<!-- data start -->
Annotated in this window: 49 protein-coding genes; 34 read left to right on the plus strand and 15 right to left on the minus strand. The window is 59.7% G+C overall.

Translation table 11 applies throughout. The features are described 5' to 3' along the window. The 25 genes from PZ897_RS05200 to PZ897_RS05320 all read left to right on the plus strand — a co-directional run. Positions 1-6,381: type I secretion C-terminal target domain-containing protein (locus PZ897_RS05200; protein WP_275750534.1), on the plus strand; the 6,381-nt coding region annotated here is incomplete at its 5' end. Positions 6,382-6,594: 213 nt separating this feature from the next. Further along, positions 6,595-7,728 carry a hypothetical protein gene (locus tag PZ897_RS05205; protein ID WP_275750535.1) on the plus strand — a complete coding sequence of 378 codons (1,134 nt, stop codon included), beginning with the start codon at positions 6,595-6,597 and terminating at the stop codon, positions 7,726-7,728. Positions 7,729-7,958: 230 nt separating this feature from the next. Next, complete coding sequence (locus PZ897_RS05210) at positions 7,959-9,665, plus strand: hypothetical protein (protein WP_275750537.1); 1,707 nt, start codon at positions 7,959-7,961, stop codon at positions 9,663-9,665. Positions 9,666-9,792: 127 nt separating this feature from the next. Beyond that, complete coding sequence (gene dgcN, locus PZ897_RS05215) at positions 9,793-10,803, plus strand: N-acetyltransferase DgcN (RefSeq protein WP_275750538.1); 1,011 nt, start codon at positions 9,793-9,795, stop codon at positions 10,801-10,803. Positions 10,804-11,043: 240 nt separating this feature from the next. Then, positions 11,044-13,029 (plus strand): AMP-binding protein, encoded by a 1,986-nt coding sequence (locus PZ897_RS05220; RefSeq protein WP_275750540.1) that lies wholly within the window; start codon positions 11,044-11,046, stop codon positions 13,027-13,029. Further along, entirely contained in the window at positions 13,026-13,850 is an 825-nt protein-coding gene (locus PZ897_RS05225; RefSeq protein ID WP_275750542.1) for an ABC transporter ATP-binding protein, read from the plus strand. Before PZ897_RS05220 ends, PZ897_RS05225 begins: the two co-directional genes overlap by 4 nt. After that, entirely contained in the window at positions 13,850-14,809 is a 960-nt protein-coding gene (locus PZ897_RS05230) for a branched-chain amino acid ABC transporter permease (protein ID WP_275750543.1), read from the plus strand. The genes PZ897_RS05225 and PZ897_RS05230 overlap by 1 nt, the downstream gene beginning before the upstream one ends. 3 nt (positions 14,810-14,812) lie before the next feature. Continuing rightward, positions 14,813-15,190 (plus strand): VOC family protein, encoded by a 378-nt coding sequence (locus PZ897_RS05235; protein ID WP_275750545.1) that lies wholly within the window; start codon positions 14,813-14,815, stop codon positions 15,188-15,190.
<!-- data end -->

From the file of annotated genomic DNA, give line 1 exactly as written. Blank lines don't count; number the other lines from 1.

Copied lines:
Annotated in this window: 49 protein-coding genes; 34 read left to right on the plus strand and 15 right to left on the minus strand. The window is 59.7% G+C overall.